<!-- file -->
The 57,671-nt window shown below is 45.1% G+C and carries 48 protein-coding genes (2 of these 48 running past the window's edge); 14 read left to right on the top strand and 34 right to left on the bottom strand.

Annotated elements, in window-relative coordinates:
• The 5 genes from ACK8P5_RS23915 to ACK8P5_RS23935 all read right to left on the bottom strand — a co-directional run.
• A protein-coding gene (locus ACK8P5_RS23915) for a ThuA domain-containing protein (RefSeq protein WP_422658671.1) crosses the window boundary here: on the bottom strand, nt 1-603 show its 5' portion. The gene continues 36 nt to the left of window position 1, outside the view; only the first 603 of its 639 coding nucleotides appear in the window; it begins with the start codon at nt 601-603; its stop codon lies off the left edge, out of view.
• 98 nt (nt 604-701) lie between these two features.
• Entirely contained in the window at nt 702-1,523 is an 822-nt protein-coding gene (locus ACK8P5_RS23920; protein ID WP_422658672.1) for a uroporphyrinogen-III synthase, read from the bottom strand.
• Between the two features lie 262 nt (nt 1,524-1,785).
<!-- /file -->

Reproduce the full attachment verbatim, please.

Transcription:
The 57,671-nt window shown below is 45.1% G+C and carries 48 protein-coding genes (2 of these 48 running past the window's edge); 14 read left to right on the top strand and 34 right to left on the bottom strand.

Annotated elements, in window-relative coordinates:
• The 5 genes from ACK8P5_RS23915 to ACK8P5_RS23935 all read right to left on the bottom strand — a co-directional run.
• A protein-coding gene (locus ACK8P5_RS23915) for a ThuA domain-containing protein (RefSeq protein WP_422658671.1) crosses the window boundary here: on the bottom strand, nt 1-603 show its 5' portion. The gene continues 36 nt to the left of window position 1, outside the view; only the first 603 of its 639 coding nucleotides appear in the window; it begins with the start codon at nt 601-603; its stop codon lies off the left edge, out of view.
• 98 nt (nt 604-701) lie between these two features.
• Entirely contained in the window at nt 702-1,523 is an 822-nt protein-coding gene (locus ACK8P5_RS23920; protein ID WP_422658672.1) for a uroporphyrinogen-III synthase, read from the bottom strand.
• Between the two features lie 262 nt (nt 1,524-1,785).